|An Australian producer of swimming pools bought from another Australian company fibreglass “gun rovings”, which were said to be faulty. The Australian company (hereinafter: “the buyer”) sought to pass on the claim of non-conformity to its supplier, a Spanish manufacturer (hereinafter: “the seller”). The buyer applied to amend its statement of claim against the seller. It sought, inter alia, to introduce a claim for breached of implied obligations pursuant to Australia’s Sales of Goods (Vienna Convention) Act and Art. 35 CISG, namely an implied obligation to supply goods fit for the purpose and of merchantable quality, and an implied obligation that the product was packaged in a manner adequate to preserve and protect it.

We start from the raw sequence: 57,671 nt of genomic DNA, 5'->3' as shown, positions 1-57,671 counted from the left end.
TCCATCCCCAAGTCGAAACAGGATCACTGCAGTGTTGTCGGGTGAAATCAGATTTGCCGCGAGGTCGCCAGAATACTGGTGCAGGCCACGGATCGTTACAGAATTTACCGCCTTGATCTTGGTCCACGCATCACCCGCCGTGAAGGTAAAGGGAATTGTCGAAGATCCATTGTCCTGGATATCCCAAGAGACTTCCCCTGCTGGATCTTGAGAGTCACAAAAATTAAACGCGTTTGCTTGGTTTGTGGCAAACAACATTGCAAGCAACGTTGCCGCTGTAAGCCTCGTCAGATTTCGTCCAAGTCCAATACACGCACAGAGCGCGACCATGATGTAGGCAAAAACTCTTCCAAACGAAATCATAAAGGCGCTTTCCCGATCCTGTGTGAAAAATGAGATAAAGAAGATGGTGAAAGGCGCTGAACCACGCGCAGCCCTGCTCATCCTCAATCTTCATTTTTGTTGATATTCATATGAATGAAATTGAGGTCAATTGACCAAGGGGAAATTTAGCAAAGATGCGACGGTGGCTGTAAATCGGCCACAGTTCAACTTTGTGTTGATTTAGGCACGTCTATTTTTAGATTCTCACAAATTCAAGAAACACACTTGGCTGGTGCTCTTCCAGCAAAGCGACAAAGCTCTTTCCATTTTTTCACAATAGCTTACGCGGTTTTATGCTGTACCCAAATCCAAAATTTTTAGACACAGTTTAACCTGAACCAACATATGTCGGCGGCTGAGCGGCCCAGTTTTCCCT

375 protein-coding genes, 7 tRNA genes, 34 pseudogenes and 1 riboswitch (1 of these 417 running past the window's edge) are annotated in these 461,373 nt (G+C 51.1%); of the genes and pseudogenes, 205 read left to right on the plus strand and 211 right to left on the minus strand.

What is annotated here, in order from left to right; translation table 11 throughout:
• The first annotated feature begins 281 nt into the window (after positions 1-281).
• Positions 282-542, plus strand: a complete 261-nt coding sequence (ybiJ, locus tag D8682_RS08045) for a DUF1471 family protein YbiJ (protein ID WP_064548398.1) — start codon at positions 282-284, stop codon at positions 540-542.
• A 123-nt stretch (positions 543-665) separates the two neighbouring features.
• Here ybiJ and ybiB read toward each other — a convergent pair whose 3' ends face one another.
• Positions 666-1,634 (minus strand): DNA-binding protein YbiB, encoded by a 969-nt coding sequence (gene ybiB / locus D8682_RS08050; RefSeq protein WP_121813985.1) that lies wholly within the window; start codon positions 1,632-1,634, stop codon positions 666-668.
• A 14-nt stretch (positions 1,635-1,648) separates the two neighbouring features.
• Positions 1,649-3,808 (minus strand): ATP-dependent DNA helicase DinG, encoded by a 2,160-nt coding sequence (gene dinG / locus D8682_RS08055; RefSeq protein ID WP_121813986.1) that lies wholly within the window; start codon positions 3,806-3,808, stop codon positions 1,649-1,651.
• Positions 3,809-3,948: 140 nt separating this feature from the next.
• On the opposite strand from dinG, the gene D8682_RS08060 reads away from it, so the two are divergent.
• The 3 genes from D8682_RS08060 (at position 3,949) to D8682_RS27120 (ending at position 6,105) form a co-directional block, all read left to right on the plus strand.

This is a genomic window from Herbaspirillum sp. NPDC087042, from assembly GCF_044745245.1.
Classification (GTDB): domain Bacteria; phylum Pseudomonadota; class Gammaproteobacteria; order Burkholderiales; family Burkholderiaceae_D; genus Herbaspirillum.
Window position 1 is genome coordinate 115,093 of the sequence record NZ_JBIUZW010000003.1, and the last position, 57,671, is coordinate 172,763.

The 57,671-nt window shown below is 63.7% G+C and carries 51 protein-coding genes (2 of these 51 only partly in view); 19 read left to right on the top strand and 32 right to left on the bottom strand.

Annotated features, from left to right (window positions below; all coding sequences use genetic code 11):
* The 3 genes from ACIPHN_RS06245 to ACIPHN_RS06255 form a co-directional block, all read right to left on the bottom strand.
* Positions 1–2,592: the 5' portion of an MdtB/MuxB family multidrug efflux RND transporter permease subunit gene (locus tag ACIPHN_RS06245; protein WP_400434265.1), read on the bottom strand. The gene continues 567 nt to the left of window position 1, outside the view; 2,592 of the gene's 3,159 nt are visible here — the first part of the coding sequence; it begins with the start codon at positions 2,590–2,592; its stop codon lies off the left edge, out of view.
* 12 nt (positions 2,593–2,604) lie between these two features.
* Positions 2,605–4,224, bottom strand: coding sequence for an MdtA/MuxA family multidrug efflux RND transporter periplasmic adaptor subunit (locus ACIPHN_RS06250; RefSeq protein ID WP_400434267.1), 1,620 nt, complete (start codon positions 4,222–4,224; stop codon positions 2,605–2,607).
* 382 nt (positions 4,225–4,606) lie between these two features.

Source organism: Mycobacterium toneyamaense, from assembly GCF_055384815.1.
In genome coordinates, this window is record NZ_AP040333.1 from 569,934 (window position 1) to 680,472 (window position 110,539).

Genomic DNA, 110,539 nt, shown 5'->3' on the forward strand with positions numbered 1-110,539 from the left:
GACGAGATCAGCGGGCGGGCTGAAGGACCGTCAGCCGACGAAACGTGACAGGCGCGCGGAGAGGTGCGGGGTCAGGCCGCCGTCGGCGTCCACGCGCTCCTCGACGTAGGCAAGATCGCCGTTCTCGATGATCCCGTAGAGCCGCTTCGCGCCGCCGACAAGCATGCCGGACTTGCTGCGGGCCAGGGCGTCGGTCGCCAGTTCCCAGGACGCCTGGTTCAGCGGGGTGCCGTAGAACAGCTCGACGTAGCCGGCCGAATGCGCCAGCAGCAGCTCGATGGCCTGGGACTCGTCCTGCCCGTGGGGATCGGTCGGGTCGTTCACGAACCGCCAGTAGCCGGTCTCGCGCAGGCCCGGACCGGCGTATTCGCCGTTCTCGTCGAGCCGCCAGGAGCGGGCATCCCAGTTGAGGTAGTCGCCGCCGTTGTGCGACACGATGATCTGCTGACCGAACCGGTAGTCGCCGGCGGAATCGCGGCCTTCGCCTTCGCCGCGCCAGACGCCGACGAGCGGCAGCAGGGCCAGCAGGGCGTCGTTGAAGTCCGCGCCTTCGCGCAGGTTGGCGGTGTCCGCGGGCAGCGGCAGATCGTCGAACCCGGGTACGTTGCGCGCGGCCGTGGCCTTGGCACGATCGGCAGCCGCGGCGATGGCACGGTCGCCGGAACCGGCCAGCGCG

At first instance, the court found that the reference in the original notice that the rovings were contaminated was sufficient to allow any claim relying on breaches of an obligation to supply goods for purpose and of merchantable quality, such as the ones based on Art. 35 CISG, and therefore the proposed amendments arose out of the same facts as the original claim. On appeal the Court agreed with this point.